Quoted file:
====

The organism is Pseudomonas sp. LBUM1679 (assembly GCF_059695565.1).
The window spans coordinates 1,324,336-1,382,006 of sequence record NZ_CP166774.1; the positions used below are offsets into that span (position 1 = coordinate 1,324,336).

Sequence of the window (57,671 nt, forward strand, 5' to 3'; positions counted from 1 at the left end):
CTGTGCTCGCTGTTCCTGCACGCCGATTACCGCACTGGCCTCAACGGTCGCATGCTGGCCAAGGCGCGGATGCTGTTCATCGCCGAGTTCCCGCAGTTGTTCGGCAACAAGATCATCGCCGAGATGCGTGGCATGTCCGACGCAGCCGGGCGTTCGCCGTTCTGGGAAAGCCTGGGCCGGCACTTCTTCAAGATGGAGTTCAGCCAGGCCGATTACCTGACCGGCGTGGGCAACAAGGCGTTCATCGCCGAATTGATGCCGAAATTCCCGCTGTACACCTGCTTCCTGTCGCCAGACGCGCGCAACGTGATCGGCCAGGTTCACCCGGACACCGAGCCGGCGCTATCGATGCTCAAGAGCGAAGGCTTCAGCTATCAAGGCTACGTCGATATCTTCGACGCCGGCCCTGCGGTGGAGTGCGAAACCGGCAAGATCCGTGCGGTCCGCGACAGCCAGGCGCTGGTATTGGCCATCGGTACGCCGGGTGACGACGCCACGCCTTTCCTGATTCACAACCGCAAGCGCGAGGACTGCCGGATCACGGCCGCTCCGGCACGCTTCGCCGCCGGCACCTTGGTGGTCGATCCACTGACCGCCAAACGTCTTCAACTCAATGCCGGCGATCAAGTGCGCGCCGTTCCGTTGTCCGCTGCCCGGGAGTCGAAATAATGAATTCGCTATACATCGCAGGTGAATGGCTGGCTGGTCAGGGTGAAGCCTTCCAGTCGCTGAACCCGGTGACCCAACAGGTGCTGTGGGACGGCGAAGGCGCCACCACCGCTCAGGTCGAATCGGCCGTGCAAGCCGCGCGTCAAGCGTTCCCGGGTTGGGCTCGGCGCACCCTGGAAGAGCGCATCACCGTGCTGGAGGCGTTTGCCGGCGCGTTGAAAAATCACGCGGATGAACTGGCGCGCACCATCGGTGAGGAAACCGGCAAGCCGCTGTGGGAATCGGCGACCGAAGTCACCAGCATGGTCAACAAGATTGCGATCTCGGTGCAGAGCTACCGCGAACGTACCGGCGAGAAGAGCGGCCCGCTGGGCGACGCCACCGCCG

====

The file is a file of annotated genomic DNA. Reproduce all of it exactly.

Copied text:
The organism is Pseudomonas sp. LBUM1679 (assembly GCF_059695565.1).
The window spans coordinates 1,324,336-1,382,006 of sequence record NZ_CP166774.1; the positions used below are offsets into that span (position 1 = coordinate 1,324,336).

Sequence of the window (57,671 nt, forward strand, 5' to 3'; positions counted from 1 at the left end):
CTGTGCTCGCTGTTCCTGCACGCCGATTACCGCACTGGCCTCAACGGTCGCATGCTGGCCAAGGCGCGGATGCTGTTCATCGCCGAGTTCCCGCAGTTGTTCGGCAACAAGATCATCGCCGAGATGCGTGGCATGTCCGACGCAGCCGGGCGTTCGCCGTTCTGGGAAAGCCTGGGCCGGCACTTCTTCAAGATGGAGTTCAGCCAGGCCGATTACCTGACCGGCGTGGGCAACAAGGCGTTCATCGCCGAATTGATGCCGAAATTCCCGCTGTACACCTGCTTCCTGTCGCCAGACGCGCGCAACGTGATCGGCCAGGTTCACCCGGACACCGAGCCGGCGCTATCGATGCTCAAGAGCGAAGGCTTCAGCTATCAAGGCTACGTCGATATCTTCGACGCCGGCCCTGCGGTGGAGTGCGAAACCGGCAAGATCCGTGCGGTCCGCGACAGCCAGGCGCTGGTATTGGCCATCGGTACGCCGGGTGACGACGCCACGCCTTTCCTGATTCACAACCGCAAGCGCGAGGACTGCCGGATCACGGCCGCTCCGGCACGCTTCGCCGCCGGCACCTTGGTGGTCGATCCACTGACCGCCAAACGTCTTCAACTCAATGCCGGCGATCAAGTGCGCGCCGTTCCGTTGTCCGCTGCCCGGGAGTCGAAATAATGAATTCGCTATACATCGCAGGTGAATGGCTGGCTGGTCAGGGTGAAGCCTTCCAGTCGCTGAACCCGGTGACCCAACAGGTGCTGTGGGACGGCGAAGGCGCCACCACCGCTCAGGTCGAATCGGCCGTGCAAGCCGCGCGTCAAGCGTTCCCGGGTTGGGCTCGGCGCACCCTGGAAGAGCGCATCACCGTGCTGGAGGCGTTTGCCGGCGCGTTGAAAAATCACGCGGATGAACTGGCGCGCACCATCGGTGAGGAAACCGGCAAGCCGCTGTGGGAATCGGCGACCGAAGTCACCAGCATGGTCAACAAGATTGCGATCTCGGTGCAGAGCTACCGCGAACGTACCGGCGAGAAGAGCGGCCCGCTGGGCGACGCCACCGCCG